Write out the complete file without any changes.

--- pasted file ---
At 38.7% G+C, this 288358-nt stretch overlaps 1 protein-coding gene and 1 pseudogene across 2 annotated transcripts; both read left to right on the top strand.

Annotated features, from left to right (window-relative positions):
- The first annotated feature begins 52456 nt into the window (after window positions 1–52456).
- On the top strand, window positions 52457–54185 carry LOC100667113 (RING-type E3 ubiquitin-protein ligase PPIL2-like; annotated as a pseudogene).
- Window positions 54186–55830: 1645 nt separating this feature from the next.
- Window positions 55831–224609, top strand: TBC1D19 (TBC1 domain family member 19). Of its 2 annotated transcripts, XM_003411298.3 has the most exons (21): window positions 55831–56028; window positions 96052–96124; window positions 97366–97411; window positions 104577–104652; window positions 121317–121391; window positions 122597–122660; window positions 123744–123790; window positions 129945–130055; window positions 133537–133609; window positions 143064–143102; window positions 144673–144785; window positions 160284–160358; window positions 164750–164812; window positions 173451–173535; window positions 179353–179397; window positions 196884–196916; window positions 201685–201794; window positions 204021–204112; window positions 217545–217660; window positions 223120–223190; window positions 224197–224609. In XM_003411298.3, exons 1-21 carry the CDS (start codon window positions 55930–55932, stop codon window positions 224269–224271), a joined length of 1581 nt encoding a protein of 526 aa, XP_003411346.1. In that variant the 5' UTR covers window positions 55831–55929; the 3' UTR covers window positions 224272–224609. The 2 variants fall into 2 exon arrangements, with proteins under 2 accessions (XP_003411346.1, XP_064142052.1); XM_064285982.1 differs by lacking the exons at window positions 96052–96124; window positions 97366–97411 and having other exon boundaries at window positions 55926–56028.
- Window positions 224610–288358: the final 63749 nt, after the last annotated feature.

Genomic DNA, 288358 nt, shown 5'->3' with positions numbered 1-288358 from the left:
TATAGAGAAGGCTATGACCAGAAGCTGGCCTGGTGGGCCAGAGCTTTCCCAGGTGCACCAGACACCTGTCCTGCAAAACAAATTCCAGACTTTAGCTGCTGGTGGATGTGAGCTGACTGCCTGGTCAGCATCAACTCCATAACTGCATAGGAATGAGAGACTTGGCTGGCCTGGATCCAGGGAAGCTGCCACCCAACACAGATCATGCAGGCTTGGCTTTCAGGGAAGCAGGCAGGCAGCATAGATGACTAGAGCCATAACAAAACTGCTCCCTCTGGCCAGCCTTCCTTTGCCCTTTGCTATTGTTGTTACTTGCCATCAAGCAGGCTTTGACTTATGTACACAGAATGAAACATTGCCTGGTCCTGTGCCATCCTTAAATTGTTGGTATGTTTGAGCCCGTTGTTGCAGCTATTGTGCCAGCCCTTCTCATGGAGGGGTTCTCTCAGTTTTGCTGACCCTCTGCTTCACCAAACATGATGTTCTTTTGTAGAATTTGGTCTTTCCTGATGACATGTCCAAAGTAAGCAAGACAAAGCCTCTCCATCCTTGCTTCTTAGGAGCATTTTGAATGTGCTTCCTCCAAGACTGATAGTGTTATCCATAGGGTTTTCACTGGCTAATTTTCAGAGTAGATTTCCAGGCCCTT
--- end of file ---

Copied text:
At 38.7% G+C, this 288358-nt stretch overlaps 1 protein-coding gene and 1 pseudogene across 2 annotated transcripts; both read left to right on the top strand.

Annotated features, from left to right (window-relative positions):
- The first annotated feature begins 52456 nt into the window (after window positions 1–52456).
- On the top strand, window positions 52457–54185 carry LOC100667113 (RING-type E3 ubiquitin-protein ligase PPIL2-like; annotated as a pseudogene).
- Window positions 54186–55830: 1645 nt separating this feature from the next.
- Window positions 55831–224609, top strand: TBC1D19 (TBC1 domain family member 19). Of its 2 annotated transcripts, XM_003411298.3 has the most exons (21): window positions 55831–56028; window positions 96052–96124; window positions 97366–97411; window positions 104577–104652; window positions 121317–121391; window positions 122597–122660; window positions 123744–123790; window positions 129945–130055; window positions 133537–133609; window positions 143064–143102; window positions 144673–144785; window positions 160284–160358; window positions 164750–164812; window positions 173451–173535; window positions 179353–179397; window positions 196884–196916; window positions 201685–201794; window positions 204021–204112; window positions 217545–217660; window positions 223120–223190; window positions 224197–224609. In XM_003411298.3, exons 1-21 carry the CDS (start codon window positions 55930–55932, stop codon window positions 224269–224271), a joined length of 1581 nt encoding a protein of 526 aa, XP_003411346.1. In that variant the 5' UTR covers window positions 55831–55929; the 3' UTR covers window positions 224272–224609. The 2 variants fall into 2 exon arrangements, with proteins under 2 accessions (XP_003411346.1, XP_064142052.1); XM_064285982.1 differs by lacking the exons at window positions 96052–96124; window positions 97366–97411 and having other exon boundaries at window positions 55926–56028.
- Window positions 224610–288358: the final 63749 nt, after the last annotated feature.

Genomic DNA, 288358 nt, shown 5'->3' with positions numbered 1-288358 from the left:
TATAGAGAAGGCTATGACCAGAAGCTGGCCTGGTGGGCCAGAGCTTTCCCAGGTGCACCAGACACCTGTCCTGCAAAACAAATTCCAGACTTTAGCTGCTGGTGGATGTGAGCTGACTGCCTGGTCAGCATCAACTCCATAACTGCATAGGAATGAGAGACTTGGCTGGCCTGGATCCAGGGAAGCTGCCACCCAACACAGATCATGCAGGCTTGGCTTTCAGGGAAGCAGGCAGGCAGCATAGATGACTAGAGCCATAACAAAACTGCTCCCTCTGGCCAGCCTTCCTTTGCCCTTTGCTATTGTTGTTACTTGCCATCAAGCAGGCTTTGACTTATGTACACAGAATGAAACATTGCCTGGTCCTGTGCCATCCTTAAATTGTTGGTATGTTTGAGCCCGTTGTTGCAGCTATTGTGCCAGCCCTTCTCATGGAGGGGTTCTCTCAGTTTTGCTGACCCTCTGCTTCACCAAACATGATGTTCTTTTGTAGAATTTGGTCTTTCCTGATGACATGTCCAAAGTAAGCAAGACAAAGCCTCTCCATCCTTGCTTCTTAGGAGCATTTTGAATGTGCTTCCTCCAAGACTGATAGTGTTATCCATAGGGTTTTCACTGGCTAATTTTCAGAGTAGATTTCCAGGCCCTT